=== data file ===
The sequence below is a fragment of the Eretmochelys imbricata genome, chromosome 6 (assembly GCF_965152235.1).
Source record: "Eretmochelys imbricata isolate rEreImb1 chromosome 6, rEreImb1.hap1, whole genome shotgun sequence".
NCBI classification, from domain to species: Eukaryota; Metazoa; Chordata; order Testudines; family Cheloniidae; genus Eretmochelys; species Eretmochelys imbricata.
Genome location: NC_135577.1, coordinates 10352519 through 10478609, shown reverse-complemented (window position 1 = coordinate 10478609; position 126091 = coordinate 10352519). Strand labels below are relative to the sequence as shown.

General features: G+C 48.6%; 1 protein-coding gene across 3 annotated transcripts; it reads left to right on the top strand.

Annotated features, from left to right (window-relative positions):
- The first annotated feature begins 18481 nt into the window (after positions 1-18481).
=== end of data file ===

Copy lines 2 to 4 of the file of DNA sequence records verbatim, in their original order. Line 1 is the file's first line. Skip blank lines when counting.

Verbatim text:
Source record: "Eretmochelys imbricata isolate rEreImb1 chromosome 6, rEreImb1.hap1, whole genome shotgun sequence".
NCBI classification, from domain to species: Eukaryota; Metazoa; Chordata; order Testudines; family Cheloniidae; genus Eretmochelys; species Eretmochelys imbricata.
Genome location: NC_135577.1, coordinates 10352519 through 10478609, shown reverse-complemented (window position 1 = coordinate 10478609; position 126091 = coordinate 10352519). Strand labels below are relative to the sequence as shown.